Saturday, June 21, 2014

(1989) Justice Delayed, But Not Denied.


As I've said previously 1989 was a pivitol year for me. It was sort of a coming of age year. I turned 18 twelve days into the new year so I was legal but not quite an adult. I had my whole life ahead of me and all of the time in the world, with absolutely no idea that 43 was only 2 or 3 days away. It was also a pivitol year for Antron McCray, Kevin Richardson, Raymond Santana, Yusef Salaam and Kharey Wise but for a much different reasons. Their lives stopped that year as if they were frozen in some sort of nightmarish time capsule. Accused of assault and rape one year and then convicted the following the next, these young men, now known as the Central Park Five, have finally gotten some measure of justice. While justice delayed is not justice denied, can a monetary amount be put on the damage that false incarceration can do to the human spirit or psyche? I would venture to say no, but at least these young men have an opportunity to support themselves and their families and add closure to this decades long struggle.

Today I am pleased to report that The Central Park Five has finally gotten some measure of justice.

These 5 black and Latino men who were wrongfully convicted 24 years ago in the sensational Central Park jogger case that whipped New York into a racial frenzy, have reached a paltry $40 million settlement with the City of New York.

Now middle-aged, the men were teens when they were arrested in 1989 amid a wave of corrosive and polarizing outrage over the savage rape of a 28-year-old woman.

Convicted in 1990, Antron McCray, Kevin Richardson, Raymond Santana and Yusef Salaam were in prison just shy of seven years, while Kharey Wise served nearly 13.

The men, known as the Central Park Five, had been locked in a bitter battle with the city since filing civil rights lawsuits following their exoneration in 2002. Their convictions were vacated after career criminal Matias Reyes confessed to the brutal crime and DNA evidence backed up his claim.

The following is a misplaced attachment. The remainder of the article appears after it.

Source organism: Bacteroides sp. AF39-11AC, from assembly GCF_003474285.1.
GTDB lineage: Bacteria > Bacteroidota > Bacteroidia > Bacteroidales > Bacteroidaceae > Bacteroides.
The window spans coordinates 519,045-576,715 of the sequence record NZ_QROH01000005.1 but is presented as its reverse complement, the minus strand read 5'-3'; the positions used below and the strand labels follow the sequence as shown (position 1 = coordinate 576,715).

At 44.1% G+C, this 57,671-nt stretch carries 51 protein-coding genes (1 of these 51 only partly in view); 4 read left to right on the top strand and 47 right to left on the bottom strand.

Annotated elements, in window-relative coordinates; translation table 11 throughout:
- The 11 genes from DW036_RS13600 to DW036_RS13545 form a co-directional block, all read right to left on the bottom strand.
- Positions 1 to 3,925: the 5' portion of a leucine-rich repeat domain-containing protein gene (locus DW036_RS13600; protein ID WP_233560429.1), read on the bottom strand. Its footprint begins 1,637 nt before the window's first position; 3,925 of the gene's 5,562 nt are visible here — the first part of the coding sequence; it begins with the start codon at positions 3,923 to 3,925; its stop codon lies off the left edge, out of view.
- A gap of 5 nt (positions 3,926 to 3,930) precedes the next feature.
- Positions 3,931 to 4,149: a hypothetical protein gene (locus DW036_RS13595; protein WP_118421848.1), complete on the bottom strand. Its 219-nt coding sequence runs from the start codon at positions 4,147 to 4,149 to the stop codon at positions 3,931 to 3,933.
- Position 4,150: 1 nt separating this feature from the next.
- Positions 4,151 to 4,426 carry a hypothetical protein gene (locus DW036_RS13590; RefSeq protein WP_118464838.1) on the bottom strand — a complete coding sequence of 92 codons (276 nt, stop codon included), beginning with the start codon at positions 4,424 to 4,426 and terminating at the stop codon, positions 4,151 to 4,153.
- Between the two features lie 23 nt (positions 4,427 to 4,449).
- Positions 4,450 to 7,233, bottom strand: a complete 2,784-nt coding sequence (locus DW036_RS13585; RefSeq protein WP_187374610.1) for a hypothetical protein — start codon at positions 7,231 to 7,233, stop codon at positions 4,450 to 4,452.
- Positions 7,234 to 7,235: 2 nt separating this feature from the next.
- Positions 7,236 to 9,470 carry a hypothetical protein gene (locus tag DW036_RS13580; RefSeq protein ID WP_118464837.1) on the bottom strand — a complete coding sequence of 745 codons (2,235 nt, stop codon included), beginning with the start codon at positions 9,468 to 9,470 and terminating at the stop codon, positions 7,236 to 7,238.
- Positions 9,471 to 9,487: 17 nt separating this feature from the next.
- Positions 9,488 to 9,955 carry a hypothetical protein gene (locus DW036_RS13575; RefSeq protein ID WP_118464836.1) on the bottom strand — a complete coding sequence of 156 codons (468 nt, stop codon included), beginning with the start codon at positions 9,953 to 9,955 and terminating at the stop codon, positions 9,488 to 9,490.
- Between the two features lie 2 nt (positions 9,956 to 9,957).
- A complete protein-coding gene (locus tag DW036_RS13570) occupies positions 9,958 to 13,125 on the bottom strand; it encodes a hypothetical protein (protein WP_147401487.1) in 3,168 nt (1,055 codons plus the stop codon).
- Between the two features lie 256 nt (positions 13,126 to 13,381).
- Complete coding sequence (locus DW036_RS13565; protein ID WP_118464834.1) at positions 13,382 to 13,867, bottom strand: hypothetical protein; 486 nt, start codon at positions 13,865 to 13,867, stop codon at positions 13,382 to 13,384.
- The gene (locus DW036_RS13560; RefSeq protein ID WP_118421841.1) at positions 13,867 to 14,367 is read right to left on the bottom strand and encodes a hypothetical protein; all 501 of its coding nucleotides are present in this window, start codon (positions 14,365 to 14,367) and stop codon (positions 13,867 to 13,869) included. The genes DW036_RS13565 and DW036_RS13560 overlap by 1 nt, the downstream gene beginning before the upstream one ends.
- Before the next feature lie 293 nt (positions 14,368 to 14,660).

The Bloomberg administration fought to get their lawsuits dismissed, arguing the city had acted with probable cause even though they were convicted with no evidence, and wrongfully imprisoned as a result of a botched investigation.

Then-candidate Bill De Blasio made a campaign promise last year to put the divisive issue to rest if elected. Neither the Mayor’s office nor the city's Law Department would comment on the deal, first reported by The New York Times.

But many others expressed their delight.

“Tonight I see 5 young boys resting proudly on the shoulders of 5 grown men. A long time coming my friends,” tweeted Ken Burns, who co-directed a 2012 documentary about their case.

The Rev. Al Sharpton, who was sharply criticized, along with many other community activists for standing by the boys during their trials, hailed the settlement.

“We took a lot of abuse. The toll on these men and their supporters was terrible. I want to know we have things in place so that this doesn't happen again,” he said.

“I'm happy for them, but you know… money doesn't give them those years back. It doesn't give them their youth back," Sharpton added.

The CP5’s 1989 arrests occurred amid an economically strapped New York simmering with class tensions and racial unrest and gave rise to new and scary language fueled by billionaire idiot Donald Trump, who sharply criticized the city for agreeing to the $40 million settlement with the CP5.

“The recipients must be laughing out loud at the stupidity of the city,” Donald Trump, who is worth about $4 billion, wrote in an exclusive piece for the News. “Speak to the detectives on the case and try listening to the facts. These young men do not exactly have the pasts of angels.”

He also described it as “the heist of the century,” expressing no remorse for fueling racial tensions against the five black and Latino teens after the sensationalized 1989 attack, taking out full-page ads demanding the death penalty after their arrests.

In the wake of The Central Park Five's victory trump had this to say,

On April 19, as cops heard reports of “wolf packs” of black and Latino teens “wilding” through Central Park, the jogger was viciously attacked.

Trisha Meili was bashed in the head with a rock nearly ripping her left eye from its socket and raped and left with skull fractures so severe she was in a coma for six weeks.

As the newspapers howled for arrests of the marauding teens and then-mayor Ed Koch called it “the crime of the century,” real-estate mogul Donald Trump took out ads calling for the return of the death penalty. Trump wanted “criminals of every age” involved in the Central Park jogger case “to be afraid.”

The Central Park Five say they never attacked Meili. They and their lawyers maintain police railroaded them into making incriminating statements against themselves and each other.

Sen. Bill Perkins, who was president of the tenants association of Schomburg Plaza, where three of the Central Park Five members lived, said the settlement brought tears to his eyes.

"This chapter of our racist history needs to be closed and never repeated again," said Perkins. "Hopefully this will never happen to anybody ever again."


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